And then I had an ethics class taught by Miss Plante, called A Disciplined Life. It changed me. We learned about how to improve our self-esteem, have good relationships, and take responsibility for ourselves.
But it wasn’t until we had a lesson on forgiveness and Nelson Mandela that I understood what I needed to do. Even though he was in prison for 27 years, Nelson Mandela forgave the people who put him in there. He had dinner with one of his prison guards. He had lunch with the man who wanted him to get the death penalty. He was not bitter.
I didn’t want to be, either.
A Disciplined Life opened me up, so I decided to talk about my birth mom. After I did, other kids came to me with their problems. We were so emotional, so real with each other. We cried. You don’t know what other people are going through.
Late one night, I chose to live out the lessons I learned from Nelson Mandela about forgiveness. I went to see my birth mom at a mental health facility. It was midnight, after visiting hours, but I knew I needed to see her.
At that point, I hadn’t seen her in five years. I told her, “Kim, I forgive you,” and I felt a heavy burden lifted off me.
Running With My Heart
I like how the school lets you focus on yourself, push yourself to do new things, and overcome challenges. My life has been filled with them, but I didn’t know I could get past them until Perspectives showed me how strong I really was.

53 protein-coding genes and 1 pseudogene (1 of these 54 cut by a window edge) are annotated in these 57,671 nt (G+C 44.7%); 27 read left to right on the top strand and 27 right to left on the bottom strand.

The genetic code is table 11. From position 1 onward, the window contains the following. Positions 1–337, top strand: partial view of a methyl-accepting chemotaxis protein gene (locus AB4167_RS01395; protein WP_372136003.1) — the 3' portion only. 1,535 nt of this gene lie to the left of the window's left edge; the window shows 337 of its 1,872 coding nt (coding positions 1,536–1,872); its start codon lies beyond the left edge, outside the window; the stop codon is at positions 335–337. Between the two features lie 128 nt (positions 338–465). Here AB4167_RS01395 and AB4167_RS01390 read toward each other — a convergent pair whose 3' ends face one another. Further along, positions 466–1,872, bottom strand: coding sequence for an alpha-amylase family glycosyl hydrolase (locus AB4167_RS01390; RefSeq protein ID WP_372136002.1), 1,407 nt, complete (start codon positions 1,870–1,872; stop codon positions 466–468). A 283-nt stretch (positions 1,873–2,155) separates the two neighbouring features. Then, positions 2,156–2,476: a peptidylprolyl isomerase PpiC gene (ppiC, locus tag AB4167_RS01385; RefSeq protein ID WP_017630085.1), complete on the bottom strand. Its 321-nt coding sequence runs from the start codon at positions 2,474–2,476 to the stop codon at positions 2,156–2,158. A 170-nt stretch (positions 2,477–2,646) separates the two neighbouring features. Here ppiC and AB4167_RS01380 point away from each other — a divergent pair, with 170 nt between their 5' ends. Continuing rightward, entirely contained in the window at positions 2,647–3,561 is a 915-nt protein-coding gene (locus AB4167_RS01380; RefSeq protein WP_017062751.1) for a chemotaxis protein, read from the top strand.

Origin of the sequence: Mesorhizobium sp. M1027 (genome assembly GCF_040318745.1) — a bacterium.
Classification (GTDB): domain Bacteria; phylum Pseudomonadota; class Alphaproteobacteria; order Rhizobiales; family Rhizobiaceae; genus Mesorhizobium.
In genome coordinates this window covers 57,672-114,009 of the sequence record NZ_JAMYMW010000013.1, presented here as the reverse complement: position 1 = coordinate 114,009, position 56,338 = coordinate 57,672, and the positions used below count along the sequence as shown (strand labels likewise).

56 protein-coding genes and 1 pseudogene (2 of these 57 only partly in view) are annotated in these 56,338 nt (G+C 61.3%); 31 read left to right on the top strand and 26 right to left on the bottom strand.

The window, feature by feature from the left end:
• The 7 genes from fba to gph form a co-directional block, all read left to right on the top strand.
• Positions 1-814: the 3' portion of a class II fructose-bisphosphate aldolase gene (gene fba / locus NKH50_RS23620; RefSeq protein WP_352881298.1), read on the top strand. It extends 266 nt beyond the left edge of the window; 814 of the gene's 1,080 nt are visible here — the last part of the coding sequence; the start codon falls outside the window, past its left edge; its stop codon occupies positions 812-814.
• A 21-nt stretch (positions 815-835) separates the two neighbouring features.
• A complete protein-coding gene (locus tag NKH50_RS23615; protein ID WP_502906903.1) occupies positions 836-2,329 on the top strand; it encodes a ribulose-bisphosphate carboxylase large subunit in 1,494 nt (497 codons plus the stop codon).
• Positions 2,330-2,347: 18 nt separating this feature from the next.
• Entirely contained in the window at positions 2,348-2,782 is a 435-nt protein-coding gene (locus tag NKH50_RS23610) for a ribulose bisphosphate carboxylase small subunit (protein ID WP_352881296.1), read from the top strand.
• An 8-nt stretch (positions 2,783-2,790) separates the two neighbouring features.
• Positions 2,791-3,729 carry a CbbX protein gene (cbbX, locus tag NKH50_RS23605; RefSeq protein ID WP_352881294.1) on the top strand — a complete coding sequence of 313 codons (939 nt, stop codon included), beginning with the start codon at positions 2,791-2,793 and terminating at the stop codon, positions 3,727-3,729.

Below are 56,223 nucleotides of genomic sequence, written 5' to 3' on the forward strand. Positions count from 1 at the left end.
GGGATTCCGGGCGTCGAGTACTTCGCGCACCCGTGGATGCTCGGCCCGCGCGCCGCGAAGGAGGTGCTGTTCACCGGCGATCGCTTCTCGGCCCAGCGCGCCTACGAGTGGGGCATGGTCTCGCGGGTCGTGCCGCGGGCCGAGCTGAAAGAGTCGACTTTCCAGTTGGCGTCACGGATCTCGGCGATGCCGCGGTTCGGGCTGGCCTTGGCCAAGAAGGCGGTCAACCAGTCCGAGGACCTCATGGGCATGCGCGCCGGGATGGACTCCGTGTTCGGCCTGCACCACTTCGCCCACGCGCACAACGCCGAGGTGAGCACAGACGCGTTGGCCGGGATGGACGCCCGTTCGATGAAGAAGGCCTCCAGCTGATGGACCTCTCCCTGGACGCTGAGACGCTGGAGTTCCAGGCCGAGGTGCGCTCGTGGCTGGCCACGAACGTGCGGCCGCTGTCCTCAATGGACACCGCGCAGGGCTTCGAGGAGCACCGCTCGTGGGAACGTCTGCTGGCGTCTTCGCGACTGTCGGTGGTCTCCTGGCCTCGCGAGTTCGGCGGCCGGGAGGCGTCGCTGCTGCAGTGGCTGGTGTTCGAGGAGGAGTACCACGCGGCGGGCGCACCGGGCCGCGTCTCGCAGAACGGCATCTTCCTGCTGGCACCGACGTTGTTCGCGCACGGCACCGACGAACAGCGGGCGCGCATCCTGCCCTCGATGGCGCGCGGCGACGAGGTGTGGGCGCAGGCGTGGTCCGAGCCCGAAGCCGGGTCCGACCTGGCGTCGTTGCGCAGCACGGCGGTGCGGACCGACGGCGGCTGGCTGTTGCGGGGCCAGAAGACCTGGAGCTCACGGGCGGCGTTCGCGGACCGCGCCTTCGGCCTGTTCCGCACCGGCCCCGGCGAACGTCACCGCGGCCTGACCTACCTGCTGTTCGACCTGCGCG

I was almost 200 pounds when I arrived at Perspectives, and I was encouraged to join the track team. Miss Walsh, the coach, told me something I’ll never forget:
“You have to keep going. When your legs get tired, you have to start running with your heart.”
I’ve lost a lot of weight since then. I have the willpower to keep going no matter how hard it gets.
I now have a 4.0 GPA. At my old school, I never got homework. That all changed when I came to Perspectives. Because they knew I was so behind in math, they caught me up through a website called XtraMath. I got lots of individual attention, and my teachers always believed in me even when I didn’t. They never let me give up.
I get lots of homework now but it’s like when I started track: the more I’m used to it, the more I can do. My teachers always have high expectations of me.
There’s so much for me to look forward to in the future. I would like to attend college and then operate a safe house for runaway teens and own a fashion company.
I’m happy for myself. I don’t think I could have said that before I enrolled in Perspectives. Three years later, I’ve watched myself grow. And I will continue growing with my heart wide open.